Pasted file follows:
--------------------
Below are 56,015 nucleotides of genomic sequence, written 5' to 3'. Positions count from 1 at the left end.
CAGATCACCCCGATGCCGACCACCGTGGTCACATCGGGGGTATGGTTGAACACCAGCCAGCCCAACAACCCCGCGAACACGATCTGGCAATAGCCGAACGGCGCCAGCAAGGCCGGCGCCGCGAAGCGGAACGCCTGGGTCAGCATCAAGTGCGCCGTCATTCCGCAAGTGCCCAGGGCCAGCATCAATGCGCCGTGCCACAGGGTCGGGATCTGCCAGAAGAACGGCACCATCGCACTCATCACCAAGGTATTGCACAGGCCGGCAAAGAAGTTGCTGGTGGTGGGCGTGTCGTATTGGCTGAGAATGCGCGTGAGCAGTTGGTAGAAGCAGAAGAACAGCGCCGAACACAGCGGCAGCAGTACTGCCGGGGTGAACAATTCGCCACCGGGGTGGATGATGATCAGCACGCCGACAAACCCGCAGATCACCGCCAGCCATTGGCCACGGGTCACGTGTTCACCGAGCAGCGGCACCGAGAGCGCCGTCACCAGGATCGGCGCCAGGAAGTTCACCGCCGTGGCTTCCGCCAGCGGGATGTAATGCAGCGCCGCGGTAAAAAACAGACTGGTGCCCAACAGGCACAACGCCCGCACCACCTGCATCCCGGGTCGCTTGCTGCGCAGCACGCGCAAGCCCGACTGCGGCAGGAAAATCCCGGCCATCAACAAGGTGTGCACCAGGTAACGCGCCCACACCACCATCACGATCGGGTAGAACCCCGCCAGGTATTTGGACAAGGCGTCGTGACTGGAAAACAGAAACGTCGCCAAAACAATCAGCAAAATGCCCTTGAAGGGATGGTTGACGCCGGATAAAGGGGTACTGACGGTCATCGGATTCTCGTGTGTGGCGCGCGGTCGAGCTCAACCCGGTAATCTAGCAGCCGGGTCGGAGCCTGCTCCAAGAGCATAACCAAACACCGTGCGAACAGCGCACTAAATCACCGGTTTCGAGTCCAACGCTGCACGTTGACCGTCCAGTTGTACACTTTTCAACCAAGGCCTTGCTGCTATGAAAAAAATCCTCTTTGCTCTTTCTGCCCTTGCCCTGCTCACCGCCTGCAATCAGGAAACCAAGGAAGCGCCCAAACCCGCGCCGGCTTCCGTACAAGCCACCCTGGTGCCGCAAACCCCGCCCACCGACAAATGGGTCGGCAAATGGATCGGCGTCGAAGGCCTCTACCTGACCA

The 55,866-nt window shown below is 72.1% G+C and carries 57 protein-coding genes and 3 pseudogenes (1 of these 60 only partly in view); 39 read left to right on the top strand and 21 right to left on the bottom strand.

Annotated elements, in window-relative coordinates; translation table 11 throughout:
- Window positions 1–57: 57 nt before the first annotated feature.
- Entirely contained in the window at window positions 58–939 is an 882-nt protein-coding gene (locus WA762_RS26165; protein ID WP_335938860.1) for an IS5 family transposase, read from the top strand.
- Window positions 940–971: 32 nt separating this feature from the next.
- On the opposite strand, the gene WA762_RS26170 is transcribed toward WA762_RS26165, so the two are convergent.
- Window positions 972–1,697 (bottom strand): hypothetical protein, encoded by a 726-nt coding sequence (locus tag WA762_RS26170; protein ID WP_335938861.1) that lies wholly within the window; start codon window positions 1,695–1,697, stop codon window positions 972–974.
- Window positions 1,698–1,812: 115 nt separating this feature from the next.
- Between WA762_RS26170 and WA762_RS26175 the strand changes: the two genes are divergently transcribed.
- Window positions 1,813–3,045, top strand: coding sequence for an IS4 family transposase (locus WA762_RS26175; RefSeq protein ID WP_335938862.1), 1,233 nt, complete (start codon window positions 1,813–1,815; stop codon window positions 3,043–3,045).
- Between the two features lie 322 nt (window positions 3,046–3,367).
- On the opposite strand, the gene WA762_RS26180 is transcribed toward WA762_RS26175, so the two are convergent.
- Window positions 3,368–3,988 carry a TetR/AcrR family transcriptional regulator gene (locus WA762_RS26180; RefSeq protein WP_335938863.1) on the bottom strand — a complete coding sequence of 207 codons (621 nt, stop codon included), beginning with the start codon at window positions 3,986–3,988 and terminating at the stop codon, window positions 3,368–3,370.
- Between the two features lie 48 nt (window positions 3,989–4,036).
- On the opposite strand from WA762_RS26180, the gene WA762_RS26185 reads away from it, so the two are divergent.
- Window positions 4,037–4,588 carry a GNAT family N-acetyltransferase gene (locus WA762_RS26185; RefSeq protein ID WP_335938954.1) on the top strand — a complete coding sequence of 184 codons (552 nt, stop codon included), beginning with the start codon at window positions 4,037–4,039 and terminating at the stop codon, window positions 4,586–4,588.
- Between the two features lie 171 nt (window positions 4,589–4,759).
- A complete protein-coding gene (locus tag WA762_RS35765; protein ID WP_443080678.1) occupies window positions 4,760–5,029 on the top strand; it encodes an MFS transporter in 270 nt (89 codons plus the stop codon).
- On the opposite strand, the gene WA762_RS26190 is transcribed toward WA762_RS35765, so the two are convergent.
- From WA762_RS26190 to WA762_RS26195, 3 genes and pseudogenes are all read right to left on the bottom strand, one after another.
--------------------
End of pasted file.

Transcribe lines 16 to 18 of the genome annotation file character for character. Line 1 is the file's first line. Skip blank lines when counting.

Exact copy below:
- Between the two features lie 48 nt (window positions 3,989–4,036).
- On the opposite strand from WA762_RS26180, the gene WA762_RS26185 reads away from it, so the two are divergent.
- Window positions 4,037–4,588 carry a GNAT family N-acetyltransferase gene (locus WA762_RS26185; RefSeq protein ID WP_335938954.1) on the top strand — a complete coding sequence of 184 codons (552 nt, stop codon included), beginning with the start codon at window positions 4,037–4,039 and terminating at the stop codon, window positions 4,586–4,588.